Very Rev. Fr. Jeremiah Loch’s two parallel careers began with yet a third—a paper route.
As a young boy delivering newspapers inside Saint Joseph’s Mercy Hospital in his hometown of Pontiac, Michigan, he was often mesmerized by the sight of doctors in pristine lab coats and fully-robed Catholic priests who dominated the hallways on the way to looking after patients’ physical and spiritual needs. Despite his Lutheran upbringing, he soon found himself sneaking into the hospital chapel to attend Mass. Perhaps the mystical nature of those early impressions was the spark that first ignited his desire for a career dedicated to relieving pain and suffering.
Eventually, he was to embark on that career by way of a unique path that was the confluence of two other paths, medicine and spirituality.
As a teen, young Jeremiah was further inspired by the influence of his family’s longtime physician, so medical studies came first. In 1970 he completed training and earned certification to practice anesthesiology, later specializing in pain medicine. This career pathway has now spanned some fifty years.
A decade or so into his practice, Jeremiah’s budding fascination with spirituality was rekindled through coursework in Pastoral Counseling. During this same time, he was invited to study pain medicine at Emory University in Atlanta with the eminent physician, teacher, and author, Dr. Steven Brena. This seminal experience was as much an indoctrination into spirituality as a course in medicine, for Dr. Brena’s approach encompassed a highly integrated connection between the two fields, as expressed in two of his books, Pain and Religion and Yoga and Medicine.
After training with Dr. Brena, Jeremiah went on to graduate work and a PhD in religion and health sciences. These studies engendered a deep interest in the primordial roots of religion and in his subsequent discovery of the Eastern Church, which was born from the church’s split into East and West during the Great Schism of 1054. Drawn to the history of the Eastern Church and its flow through Judaism to Christianity—and attracted by its monastic tradition and the beauty of the chanting—Jeremiah enrolled in a formal course of studies in Orthodox theology. In 1994 he was ordained a priest in the Eastern Orthodox Church within the Russian jurisdiction. Several years later, known by then as Fr. Jeremiah, he was awarded the title of Archpriest.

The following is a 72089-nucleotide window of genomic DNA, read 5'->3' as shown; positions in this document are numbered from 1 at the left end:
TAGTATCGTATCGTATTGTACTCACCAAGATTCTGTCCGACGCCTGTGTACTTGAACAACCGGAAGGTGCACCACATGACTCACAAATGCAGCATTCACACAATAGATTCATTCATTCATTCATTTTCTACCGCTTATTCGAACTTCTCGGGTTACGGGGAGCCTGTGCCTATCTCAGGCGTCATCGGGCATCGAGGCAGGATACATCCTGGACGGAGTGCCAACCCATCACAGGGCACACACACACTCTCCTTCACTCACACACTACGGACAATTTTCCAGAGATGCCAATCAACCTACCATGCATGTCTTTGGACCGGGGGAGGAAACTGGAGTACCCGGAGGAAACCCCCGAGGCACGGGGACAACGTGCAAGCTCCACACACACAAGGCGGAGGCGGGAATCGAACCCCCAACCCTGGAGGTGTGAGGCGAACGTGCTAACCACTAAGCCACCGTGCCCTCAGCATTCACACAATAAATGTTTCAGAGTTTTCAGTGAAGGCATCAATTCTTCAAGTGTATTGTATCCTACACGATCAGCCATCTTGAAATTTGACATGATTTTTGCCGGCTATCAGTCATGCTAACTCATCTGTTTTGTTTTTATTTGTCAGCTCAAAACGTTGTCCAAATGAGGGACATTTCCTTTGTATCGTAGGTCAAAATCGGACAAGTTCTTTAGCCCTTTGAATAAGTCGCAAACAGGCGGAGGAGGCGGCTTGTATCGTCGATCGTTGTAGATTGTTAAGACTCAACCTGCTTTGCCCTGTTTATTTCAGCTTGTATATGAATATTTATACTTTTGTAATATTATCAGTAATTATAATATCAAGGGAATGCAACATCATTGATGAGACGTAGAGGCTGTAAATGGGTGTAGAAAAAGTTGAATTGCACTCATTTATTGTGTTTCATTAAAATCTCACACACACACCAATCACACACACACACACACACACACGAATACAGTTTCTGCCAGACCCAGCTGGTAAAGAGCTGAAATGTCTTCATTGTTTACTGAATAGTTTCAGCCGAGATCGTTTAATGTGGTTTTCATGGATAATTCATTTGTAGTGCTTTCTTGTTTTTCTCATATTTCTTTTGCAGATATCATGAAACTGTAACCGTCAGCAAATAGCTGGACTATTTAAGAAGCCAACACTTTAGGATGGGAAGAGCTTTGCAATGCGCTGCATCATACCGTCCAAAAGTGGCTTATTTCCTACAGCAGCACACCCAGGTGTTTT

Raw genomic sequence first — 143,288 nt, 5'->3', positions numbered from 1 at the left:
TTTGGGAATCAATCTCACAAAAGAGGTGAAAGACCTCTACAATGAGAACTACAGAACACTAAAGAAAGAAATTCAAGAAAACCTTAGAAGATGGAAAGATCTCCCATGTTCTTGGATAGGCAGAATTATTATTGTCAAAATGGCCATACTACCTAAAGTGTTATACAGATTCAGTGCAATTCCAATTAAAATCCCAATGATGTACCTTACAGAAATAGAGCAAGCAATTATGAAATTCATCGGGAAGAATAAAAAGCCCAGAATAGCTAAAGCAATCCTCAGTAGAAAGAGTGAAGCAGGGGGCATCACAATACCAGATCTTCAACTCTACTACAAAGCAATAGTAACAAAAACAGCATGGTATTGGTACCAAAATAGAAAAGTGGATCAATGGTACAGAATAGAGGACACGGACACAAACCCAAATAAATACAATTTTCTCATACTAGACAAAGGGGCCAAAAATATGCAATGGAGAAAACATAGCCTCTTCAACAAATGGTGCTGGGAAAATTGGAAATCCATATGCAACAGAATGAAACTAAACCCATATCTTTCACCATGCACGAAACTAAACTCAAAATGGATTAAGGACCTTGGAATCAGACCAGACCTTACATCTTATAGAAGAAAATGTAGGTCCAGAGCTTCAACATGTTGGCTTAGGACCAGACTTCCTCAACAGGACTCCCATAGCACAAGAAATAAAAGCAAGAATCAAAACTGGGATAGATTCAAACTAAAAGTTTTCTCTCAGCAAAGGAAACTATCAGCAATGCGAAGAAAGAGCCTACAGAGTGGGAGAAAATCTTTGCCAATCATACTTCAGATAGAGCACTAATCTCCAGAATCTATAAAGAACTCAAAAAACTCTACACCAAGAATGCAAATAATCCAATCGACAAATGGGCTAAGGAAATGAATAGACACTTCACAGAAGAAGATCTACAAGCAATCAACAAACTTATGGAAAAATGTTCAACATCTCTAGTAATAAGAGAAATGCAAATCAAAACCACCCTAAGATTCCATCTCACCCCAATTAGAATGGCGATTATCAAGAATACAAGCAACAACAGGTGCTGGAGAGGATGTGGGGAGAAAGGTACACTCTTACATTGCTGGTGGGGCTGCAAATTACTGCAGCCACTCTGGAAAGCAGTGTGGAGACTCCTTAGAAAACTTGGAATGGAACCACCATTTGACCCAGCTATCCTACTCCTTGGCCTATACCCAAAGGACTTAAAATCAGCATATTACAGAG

In 2006 Fr. Jeremiah earned a Diploma in Osteopathy through the Osteopathic College of Ontario This direction was the culmination of important influences that had shaped his approach to his work and ultimately his life: the youthful admiration for his family physician (actually an osteopath); the intensive training with Dr. Steven Brena; his continued study of the philosophy and body of work of other well-known pioneers of osteopathy; and his growing dedication to God and Jesus Christ as an Eastern Orthodox priest. At this point the two parallel paths converged and became one.
Very Rev. Fr. Jeremiah Loch and his wife, Kay (formerly a fashion model and, later, a hospice chaplain), reside in a rural area of Illinois just outside of Chicago.